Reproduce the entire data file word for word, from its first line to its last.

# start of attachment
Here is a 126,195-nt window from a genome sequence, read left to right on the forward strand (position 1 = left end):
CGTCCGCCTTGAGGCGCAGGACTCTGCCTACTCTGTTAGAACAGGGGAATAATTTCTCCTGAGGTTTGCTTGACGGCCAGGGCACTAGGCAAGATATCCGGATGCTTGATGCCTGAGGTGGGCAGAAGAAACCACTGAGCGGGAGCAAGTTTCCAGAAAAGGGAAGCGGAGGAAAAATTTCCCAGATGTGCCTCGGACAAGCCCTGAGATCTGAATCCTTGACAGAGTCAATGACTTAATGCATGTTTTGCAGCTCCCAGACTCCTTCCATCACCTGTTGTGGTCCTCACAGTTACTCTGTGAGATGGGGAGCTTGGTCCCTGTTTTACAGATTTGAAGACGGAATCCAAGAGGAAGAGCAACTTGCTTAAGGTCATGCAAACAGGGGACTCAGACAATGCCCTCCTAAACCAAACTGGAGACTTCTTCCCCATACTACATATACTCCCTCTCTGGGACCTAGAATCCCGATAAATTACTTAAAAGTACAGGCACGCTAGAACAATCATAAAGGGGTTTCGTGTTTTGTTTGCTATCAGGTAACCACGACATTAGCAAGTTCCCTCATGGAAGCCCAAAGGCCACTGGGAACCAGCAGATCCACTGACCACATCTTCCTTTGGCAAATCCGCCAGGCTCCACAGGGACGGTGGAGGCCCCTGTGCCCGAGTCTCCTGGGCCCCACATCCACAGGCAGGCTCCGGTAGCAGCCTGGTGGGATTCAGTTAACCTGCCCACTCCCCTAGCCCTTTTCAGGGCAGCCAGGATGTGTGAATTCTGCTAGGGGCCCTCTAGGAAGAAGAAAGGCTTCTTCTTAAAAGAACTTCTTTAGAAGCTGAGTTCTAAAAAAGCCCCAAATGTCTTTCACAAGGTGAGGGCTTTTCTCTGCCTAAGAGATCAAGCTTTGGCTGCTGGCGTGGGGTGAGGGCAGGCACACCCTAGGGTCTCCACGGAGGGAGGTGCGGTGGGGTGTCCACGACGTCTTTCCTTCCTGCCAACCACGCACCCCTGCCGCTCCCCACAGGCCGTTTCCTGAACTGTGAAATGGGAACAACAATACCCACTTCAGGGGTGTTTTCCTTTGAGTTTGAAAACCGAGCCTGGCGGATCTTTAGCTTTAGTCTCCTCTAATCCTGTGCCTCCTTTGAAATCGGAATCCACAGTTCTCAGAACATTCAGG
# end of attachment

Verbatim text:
Here is a 126,195-nt window from a genome sequence, read left to right on the forward strand (position 1 = left end):
CGTCCGCCTTGAGGCGCAGGACTCTGCCTACTCTGTTAGAACAGGGGAATAATTTCTCCTGAGGTTTGCTTGACGGCCAGGGCACTAGGCAAGATATCCGGATGCTTGATGCCTGAGGTGGGCAGAAGAAACCACTGAGCGGGAGCAAGTTTCCAGAAAAGGGAAGCGGAGGAAAAATTTCCCAGATGTGCCTCGGACAAGCCCTGAGATCTGAATCCTTGACAGAGTCAATGACTTAATGCATGTTTTGCAGCTCCCAGACTCCTTCCATCACCTGTTGTGGTCCTCACAGTTACTCTGTGAGATGGGGAGCTTGGTCCCTGTTTTACAGATTTGAAGACGGAATCCAAGAGGAAGAGCAACTTGCTTAAGGTCATGCAAACAGGGGACTCAGACAATGCCCTCCTAAACCAAACTGGAGACTTCTTCCCCATACTACATATACTCCCTCTCTGGGACCTAGAATCCCGATAAATTACTTAAAAGTACAGGCACGCTAGAACAATCATAAAGGGGTTTCGTGTTTTGTTTGCTATCAGGTAACCACGACATTAGCAAGTTCCCTCATGGAAGCCCAAAGGCCACTGGGAACCAGCAGATCCACTGACCACATCTTCCTTTGGCAAATCCGCCAGGCTCCACAGGGACGGTGGAGGCCCCTGTGCCCGAGTCTCCTGGGCCCCACATCCACAGGCAGGCTCCGGTAGCAGCCTGGTGGGATTCAGTTAACCTGCCCACTCCCCTAGCCCTTTTCAGGGCAGCCAGGATGTGTGAATTCTGCTAGGGGCCCTCTAGGAAGAAGAAAGGCTTCTTCTTAAAAGAACTTCTTTAGAAGCTGAGTTCTAAAAAAGCCCCAAATGTCTTTCACAAGGTGAGGGCTTTTCTCTGCCTAAGAGATCAAGCTTTGGCTGCTGGCGTGGGGTGAGGGCAGGCACACCCTAGGGTCTCCACGGAGGGAGGTGCGGTGGGGTGTCCACGACGTCTTTCCTTCCTGCCAACCACGCACCCCTGCCGCTCCCCACAGGCCGTTTCCTGAACTGTGAAATGGGAACAACAATACCCACTTCAGGGGTGTTTTCCTTTGAGTTTGAAAACCGAGCCTGGCGGATCTTTAGCTTTAGTCTCCTCTAATCCTGTGCCTCCTTTGAAATCGGAATCCACAGTTCTCAGAACATTCAGG